• By prosecuting the Jansenist Louis turned his back on the long tradition of protecting the Gallican Liberties of the French Church
louis s repressive religious policies5
Louis’s Repressive Religious Policies
  • Louis influenced by Madame de Maintenon revoked the Edict of Nantes, causing thousands to join the resistance to Louis
  • France became a symbol of religious repression in contrast to England’s reputation for moderate, it not complete religious toleration.
louis s later wars
Louis’s Later Wars
  • After the Treaty of Nijmwegen Louis maintained his army to full strength and probed beyond his borders.
  • Charles II, last Habsburg king of Spain, died without a direct heir leaving everything to Louis grandson Philip V of Spain.
louis s later wars1
Louis’s Later Wars
  • England, Holland, and the Holy Roman Empire formed the Grand Alliance to preserve the balance of power by once and for all securing Flanders as a neutral barrier between Holland and France.
louis s later wars2
Louis’s Later Wars
  • In the War of the Spanish Succession England had the upper hand, although French arms triumphed in Spain
  • Soon after the war was called a stalemate.
  • France kept the throne, but England got Gibraltar and the island of Minorca, and Louis recognized the right of the House of Hanover to the English Throne.
france of after louis xiv
France of After Louis XIV
  • John Law, a Scottish mathematician and gambler, took over the financial management of the Kingdom from the Duke of Orleans
  • He Believed that a paper-money increase would stimulate France’s economy
france of after louis xiv1
France of After Louis XIV
  • Law organized the bank of Paris called the Mississippi Company which issued paper-money then organized a monopoly.
  • When stock value suddenly rose greatly, smart investors took their stock and sold them for paper-money. Which they later took and traded for gold.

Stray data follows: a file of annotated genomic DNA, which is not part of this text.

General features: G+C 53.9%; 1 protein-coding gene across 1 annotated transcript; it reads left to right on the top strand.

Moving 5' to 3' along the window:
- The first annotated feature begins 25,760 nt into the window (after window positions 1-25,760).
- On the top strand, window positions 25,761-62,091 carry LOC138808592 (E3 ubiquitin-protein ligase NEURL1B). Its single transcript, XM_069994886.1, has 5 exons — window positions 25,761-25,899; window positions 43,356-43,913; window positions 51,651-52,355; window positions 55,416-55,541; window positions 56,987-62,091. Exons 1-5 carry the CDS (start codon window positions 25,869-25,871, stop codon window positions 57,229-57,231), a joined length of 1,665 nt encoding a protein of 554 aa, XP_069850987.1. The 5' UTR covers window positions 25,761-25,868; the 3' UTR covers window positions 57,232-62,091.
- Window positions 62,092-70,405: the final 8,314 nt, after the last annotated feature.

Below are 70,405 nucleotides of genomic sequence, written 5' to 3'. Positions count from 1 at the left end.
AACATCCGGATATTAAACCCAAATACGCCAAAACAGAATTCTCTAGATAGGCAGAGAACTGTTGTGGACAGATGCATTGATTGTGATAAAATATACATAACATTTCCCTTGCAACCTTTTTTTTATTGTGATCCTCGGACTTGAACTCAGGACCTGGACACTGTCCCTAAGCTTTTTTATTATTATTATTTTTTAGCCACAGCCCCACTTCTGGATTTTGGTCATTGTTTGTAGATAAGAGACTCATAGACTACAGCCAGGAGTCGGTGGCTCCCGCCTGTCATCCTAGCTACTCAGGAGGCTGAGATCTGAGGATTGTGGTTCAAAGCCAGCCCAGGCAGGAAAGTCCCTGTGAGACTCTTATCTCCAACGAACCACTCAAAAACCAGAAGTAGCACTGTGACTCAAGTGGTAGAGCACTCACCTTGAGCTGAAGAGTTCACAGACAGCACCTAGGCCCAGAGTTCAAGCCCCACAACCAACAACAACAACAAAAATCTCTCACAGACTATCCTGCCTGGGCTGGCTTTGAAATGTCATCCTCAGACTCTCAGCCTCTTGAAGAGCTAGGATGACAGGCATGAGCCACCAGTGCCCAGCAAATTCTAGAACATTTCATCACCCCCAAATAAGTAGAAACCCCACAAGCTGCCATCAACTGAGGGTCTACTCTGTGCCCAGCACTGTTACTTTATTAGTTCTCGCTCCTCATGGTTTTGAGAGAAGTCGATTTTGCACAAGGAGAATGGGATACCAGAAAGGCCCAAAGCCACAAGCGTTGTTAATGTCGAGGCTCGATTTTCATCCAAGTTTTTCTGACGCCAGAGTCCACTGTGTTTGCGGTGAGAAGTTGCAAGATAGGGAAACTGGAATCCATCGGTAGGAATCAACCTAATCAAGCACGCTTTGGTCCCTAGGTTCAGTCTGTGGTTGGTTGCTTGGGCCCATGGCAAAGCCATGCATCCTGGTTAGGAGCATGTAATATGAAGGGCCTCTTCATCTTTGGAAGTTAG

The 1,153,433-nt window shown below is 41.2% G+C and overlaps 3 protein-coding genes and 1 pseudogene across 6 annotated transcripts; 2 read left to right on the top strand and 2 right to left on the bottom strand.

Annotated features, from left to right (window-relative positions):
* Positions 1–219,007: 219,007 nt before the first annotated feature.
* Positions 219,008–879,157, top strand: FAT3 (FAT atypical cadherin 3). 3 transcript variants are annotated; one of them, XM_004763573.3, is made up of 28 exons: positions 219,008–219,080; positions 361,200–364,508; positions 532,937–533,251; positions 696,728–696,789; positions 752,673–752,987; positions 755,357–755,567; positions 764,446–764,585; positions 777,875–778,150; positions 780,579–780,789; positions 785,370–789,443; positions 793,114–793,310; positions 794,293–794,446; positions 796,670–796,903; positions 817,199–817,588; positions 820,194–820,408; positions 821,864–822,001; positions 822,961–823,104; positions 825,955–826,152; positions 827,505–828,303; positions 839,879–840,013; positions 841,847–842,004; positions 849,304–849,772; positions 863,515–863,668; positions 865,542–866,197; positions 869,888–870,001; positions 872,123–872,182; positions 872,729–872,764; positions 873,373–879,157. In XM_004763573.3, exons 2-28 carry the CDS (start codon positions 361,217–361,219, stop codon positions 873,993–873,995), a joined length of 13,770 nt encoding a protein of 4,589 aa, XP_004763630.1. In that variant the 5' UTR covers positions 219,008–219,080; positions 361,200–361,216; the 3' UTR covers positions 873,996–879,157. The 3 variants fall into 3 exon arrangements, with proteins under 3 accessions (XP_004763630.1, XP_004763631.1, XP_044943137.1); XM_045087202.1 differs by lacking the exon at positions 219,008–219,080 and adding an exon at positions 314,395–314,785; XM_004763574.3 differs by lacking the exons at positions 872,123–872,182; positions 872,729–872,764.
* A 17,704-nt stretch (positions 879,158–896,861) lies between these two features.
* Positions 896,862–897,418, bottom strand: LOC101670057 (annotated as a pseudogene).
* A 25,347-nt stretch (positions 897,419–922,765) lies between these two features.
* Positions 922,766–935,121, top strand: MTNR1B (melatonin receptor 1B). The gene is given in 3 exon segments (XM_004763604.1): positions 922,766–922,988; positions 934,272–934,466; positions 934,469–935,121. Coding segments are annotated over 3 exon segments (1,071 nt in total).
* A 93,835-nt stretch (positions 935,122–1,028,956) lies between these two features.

france of after louis xiv2
France of After Louis XIV
  • In February 1720, all gold payments were halted in France. Soon after, Law fled the country. This problem was called the Mississippi Bubble.
  • The Mississippi Company was later reorganized and functioned profitably, but the fear of paper-money and speculation marked French economic life for decades.
france of after louis xiv3
France of After Louis XIV
  • The Duke of Orleans made a second-decision that also lessened the power of the monarchy.
    • He set up a system of councils in which nobles were to serve along with beaurocrats.
    • Years of idle domestication at Versailles worked too well, nobility seemed to lack talent and desire to govern.
france of after louis xiv4
France of After Louis XIV
  • The most effective instrument in this process was the parliaments, or courts dominated by the nobility.
  • The Duke of Orleans reversed the policy of Louis XIV and formally approved the reinstitution of the full power of The Parliament of Paris to allow or disallow laws.

Parliament: National lawmaking body

  • Parlement: Regional court in France during the time of Louis XIV
the end
The End
  • The End